Irish women have been ranked among the heaviest female drinkers in the world in a new global report.
The Lancet medical journal has put Irish women fourth in a league table of 189 countries.
Only women in Lithuania, Moldova and the Czech Republic outpace Irish drinkers.
Ireland overall is at fifth in the world rankings, with adults consuming more than 13 litres of alcohol a year.
Some 40% of the Irish population were classified as heavy episodic drinkers.
This is defined as drinking six or more drinks at least once a month.
The study found that alcohol use is a "leading risk factor for global disease burden".
Data on alcohol exposure is seen as crucial to evaluate progress in achieving global non-communicable disease goals.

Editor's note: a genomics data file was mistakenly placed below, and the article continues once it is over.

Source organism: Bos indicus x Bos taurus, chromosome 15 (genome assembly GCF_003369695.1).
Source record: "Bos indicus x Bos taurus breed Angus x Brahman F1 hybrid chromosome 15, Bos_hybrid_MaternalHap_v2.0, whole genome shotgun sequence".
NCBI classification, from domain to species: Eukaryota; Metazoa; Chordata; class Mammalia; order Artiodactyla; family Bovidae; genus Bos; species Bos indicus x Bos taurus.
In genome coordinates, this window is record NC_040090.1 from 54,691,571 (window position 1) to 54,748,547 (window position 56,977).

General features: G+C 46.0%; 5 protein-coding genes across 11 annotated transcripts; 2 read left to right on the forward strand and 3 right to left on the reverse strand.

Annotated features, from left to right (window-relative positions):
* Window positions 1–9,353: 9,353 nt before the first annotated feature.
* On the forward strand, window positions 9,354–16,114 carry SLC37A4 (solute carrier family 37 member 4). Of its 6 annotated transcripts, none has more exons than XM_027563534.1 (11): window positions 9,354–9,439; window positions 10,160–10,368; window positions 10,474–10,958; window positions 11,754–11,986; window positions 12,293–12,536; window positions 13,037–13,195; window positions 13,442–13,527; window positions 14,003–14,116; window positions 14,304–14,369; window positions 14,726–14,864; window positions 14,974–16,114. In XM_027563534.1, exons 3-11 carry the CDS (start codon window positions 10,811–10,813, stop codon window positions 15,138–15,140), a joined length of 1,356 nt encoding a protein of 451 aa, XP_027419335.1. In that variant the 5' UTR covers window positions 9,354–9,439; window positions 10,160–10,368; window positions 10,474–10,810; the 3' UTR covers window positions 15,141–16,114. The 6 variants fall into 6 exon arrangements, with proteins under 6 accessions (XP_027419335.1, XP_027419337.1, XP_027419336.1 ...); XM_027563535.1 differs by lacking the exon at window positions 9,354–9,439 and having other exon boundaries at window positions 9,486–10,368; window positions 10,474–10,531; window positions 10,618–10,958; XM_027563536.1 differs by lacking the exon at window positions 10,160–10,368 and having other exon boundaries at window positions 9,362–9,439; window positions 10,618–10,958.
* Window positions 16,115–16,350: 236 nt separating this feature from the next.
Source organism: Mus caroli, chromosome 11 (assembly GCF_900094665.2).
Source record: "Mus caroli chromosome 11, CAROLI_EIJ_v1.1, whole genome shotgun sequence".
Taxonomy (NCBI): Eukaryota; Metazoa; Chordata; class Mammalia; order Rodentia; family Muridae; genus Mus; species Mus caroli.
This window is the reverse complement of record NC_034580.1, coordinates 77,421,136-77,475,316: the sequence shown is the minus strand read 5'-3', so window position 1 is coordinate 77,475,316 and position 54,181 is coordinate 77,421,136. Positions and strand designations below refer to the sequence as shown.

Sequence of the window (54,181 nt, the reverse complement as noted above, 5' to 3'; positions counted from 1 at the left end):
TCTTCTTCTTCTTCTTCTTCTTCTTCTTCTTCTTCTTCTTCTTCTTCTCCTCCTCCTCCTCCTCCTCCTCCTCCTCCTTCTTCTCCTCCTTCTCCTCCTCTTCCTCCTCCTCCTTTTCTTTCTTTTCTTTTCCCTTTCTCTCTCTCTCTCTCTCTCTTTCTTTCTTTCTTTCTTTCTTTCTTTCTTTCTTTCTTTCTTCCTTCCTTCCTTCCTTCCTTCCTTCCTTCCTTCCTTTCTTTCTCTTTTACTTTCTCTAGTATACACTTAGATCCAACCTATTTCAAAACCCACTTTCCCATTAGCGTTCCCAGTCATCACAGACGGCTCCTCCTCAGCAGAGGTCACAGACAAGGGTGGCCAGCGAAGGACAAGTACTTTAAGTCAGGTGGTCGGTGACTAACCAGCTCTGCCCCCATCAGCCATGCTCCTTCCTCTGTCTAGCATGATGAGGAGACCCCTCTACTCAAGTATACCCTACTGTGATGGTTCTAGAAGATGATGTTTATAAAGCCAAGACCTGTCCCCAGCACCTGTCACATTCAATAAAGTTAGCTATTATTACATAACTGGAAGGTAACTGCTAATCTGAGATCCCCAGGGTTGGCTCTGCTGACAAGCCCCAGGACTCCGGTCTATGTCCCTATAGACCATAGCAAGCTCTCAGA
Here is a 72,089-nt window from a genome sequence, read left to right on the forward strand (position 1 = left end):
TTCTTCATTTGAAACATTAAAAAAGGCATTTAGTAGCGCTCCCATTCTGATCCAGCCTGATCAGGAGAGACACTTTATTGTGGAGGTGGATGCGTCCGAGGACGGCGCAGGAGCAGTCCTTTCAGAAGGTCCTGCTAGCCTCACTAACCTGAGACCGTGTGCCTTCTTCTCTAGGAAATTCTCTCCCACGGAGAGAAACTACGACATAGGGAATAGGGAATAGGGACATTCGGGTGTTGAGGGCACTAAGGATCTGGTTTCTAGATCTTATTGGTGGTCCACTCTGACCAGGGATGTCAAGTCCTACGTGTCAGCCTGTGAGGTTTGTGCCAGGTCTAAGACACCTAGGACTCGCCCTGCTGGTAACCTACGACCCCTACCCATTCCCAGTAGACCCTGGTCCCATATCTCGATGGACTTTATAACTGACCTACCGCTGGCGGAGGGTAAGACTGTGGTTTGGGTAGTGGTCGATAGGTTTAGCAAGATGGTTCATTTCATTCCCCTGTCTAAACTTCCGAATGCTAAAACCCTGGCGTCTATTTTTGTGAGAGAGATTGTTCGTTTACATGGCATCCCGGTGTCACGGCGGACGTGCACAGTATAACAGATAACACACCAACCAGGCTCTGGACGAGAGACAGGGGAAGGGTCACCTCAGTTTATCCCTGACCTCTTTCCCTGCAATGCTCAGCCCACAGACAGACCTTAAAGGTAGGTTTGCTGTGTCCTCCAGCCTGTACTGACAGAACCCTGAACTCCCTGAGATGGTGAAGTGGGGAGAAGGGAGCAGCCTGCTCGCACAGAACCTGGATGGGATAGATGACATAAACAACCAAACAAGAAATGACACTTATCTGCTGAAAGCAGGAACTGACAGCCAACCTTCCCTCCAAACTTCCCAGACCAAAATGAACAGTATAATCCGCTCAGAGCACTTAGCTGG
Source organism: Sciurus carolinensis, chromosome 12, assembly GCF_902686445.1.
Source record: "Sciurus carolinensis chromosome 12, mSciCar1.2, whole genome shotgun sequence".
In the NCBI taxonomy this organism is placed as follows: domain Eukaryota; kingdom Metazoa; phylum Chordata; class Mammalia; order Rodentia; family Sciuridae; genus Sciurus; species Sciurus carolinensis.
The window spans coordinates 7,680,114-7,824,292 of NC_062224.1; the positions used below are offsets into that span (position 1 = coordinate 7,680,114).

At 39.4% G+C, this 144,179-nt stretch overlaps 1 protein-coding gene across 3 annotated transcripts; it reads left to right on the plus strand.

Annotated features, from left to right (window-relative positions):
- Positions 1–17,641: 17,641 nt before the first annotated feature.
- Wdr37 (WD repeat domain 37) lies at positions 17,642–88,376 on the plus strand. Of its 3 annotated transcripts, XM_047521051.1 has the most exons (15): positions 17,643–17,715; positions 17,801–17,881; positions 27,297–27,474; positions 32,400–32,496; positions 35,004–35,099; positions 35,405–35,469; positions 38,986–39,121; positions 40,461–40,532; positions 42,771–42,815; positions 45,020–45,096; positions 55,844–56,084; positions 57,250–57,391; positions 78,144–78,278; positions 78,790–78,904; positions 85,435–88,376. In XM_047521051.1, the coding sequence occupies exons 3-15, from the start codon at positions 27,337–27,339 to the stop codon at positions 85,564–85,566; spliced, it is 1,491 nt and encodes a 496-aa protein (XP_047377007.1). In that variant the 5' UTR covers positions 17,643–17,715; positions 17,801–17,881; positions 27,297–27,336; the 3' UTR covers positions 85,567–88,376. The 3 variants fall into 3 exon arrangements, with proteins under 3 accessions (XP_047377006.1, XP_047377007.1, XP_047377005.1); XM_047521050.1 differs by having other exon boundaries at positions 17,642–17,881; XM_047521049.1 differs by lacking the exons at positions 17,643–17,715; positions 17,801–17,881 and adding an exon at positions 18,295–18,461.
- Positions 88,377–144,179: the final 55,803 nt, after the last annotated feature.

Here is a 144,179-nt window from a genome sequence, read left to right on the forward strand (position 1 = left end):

It found: "Between 1990 and 2017, global adult per-capita consumption increased from 5.9 litres to 6.5 litres".
It is forecast to reach 7.6 litres by 2030.
"Globally, the prevalence of lifetime abstinence decreased from 46% in 1990 to 43% in 2017, albeit this was not a significant reduction, while the prevalence of current drinking increased from 45% in 1990 to 47% in 2017.
"We forecast both trends to continue, with abstinence decreasing to 40% by 2030 (annualised 0.2% decrease) and the proportion of current drinkers increasing to 50% by 2030 (annualised 0.2% increase)."
It also said that in 2017, 20% of adults were 'heavy episodic drinkers', compared with 1990 when it was estimated at 18.5%.
This prevalence is also expected to increase to 23% in 2030.
Researchers added: "Based on these data, global goals for reducing the harmful use of alcohol are unlikely to be achieved, and known effective and cost-effective policy measures should be implemented to reduce alcohol exposure."